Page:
Radon Lets You Share Your Links with Friends using … Ultrasound?

Radon Lets You Share Your Links with Friends using … Ultrasound?

We’re all familiar with the various wireless technologies that are available to us to transmit data between our various devices. Most commonly, we use either WiFi, Bluetooth, or NFC on our smartphones.

In the future, it might be ZigBee or DECT. Whatever technology you use, they each have their benefits. However, one drawback of all of these communication technologies is security. And not because they’re all insecure communication methods — rather, they’re too secure!

shareLet’s say you’re at a gathering with a group of your friends and found an awesome link you want to share. You’re not sharing some super secret banking or investment account detail to your friends, so it’s not like you care about this data being intercepted. In fact, you want everyone around you to receive this link!


How do you do that? Using WiFi would require you to all be connected to the same network. Bluetooth won’t work because you can only pair a few devices at a time. NFC only allows one-to-one communication. In this case, we can use ultrasonic waves to transmit the data we want. A new app called Radon does just that, and it allows you to automatically beam links and text to all nearby Android device that has the app opened up.

How does it work?

The human ear can pick up frequencies in the range of about 20Hz to 20KHz. Any frequencies above or below this range cannot be heard by the vast majority of people (think – dog whistles). Most consumer media devices (ie. our smartphones) are designed to transmit audio in this frequency range. In fact, the maximum output sampling rate of many devices is 44.1kHz, which means the peak frequency can be theoretically as high as half of that or 22.05kHz. In other words, barely outside of our hearing range.


In the real world, many people can’t hear frequencies as high as 20KHz (hence why many children can hear some sounds their parents cannot) and the frequency output of the device’s speaker doesn’t hit the theoretical maximum. But this ends up working out in our favor as we can beam data between 17kHz and 18kHz and most people won’t be able to hear it at all. This is what researchers at Azoft R&D theorized and they developed a mobile application for iOS demonstrating its use.

Although their work didn’t gain much mainstream attention (likely due to the fact that ultrasound isn’t a suitable method of transmitting large amounts of data in a timely manner), it caught the eyes of Google who silently implemented it in their Nearby APIs.

Nearby uses a combination of Bluetooth, Bluetooth Low Energy, Wi-Fi and near-ultrasonic audio to communicate a unique-in-time pairing code between devices. The server facilitates message exchange between devices that detect the same pairing code. When a device detects a pairing code from a nearby device, it sends the pairing code to the Nearby Messages server for validation, and to check whether there are any messages to deliver for the application’s current set of subscriptions.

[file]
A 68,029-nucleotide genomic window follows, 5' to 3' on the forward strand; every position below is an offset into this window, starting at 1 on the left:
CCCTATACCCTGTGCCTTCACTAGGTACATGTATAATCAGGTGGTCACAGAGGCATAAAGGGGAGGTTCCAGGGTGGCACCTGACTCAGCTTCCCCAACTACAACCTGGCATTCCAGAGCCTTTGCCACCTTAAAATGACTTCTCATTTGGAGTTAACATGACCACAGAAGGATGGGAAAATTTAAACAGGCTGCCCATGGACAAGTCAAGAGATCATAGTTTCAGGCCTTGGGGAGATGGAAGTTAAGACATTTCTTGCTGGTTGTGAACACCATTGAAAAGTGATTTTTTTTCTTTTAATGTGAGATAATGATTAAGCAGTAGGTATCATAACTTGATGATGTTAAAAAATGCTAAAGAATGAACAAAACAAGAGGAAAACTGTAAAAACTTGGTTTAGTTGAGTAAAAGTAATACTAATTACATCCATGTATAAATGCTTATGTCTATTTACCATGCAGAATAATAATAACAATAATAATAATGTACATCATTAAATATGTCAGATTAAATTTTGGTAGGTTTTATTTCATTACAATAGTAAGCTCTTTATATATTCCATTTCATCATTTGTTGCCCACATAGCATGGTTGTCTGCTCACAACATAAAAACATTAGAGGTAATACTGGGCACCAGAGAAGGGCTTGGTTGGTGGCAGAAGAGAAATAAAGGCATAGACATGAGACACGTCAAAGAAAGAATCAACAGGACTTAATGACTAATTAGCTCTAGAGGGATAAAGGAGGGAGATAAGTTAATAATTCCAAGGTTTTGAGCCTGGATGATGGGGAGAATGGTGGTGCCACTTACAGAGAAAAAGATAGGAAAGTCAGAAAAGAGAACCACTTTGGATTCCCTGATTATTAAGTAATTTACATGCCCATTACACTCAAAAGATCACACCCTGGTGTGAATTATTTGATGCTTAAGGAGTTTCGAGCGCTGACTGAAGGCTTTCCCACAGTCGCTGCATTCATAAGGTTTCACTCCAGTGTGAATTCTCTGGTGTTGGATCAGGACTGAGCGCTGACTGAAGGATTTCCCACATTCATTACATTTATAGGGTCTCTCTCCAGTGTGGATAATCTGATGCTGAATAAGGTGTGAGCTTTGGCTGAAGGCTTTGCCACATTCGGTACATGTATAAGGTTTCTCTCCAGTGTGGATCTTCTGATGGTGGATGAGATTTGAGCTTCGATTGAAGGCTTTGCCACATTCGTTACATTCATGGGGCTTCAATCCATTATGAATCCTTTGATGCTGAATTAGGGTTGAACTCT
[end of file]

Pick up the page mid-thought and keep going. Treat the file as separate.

Sharing using Ultrasound

These APIs were made available to all developers in Google Play Services 7.8, but it doesn’t look like anybody really took advantage of the ability to send near-ultrasonic audio, until now that is.

The moment you open the app, it asks you to enable it to use the Nearby API. Then, it will start scanning for any content being beamed over near-ultrasonic frequencies.

You can quickly send a link or some text by using the share menu and clicking on “Beam with Radon” in order to push the data over. Open up the Radon app on the device(s) that you want to receive the data in, and it will automatically be received and automatically open it up in a browser if it’s a URL. I disabled WiFi, Bluetooth, and NFC on both of my test devices and it shared the URL just fine.

You won’t be able to share images or video files over ultrasound due to the limitations of ultrasound here, but the app will fallback to WiFi or Bluetooth to transmit the data.


Don’t have Radon? No problem! You can share Radon to another device within the app itself. (Go ahead, scan that barcode. I know you want to). No need to mess with pairing anymore, just install the app and you’re good to go.

What do you think of this app? Try it out and let us know how it works for you!

About author

Mishaal Rahman
Mishaal Rahman

I am the former Editor-in-chief of XDA. In addition to breaking news on the Android OS and mobile devices, I used to manage all editorial and reviews content on the Portal.

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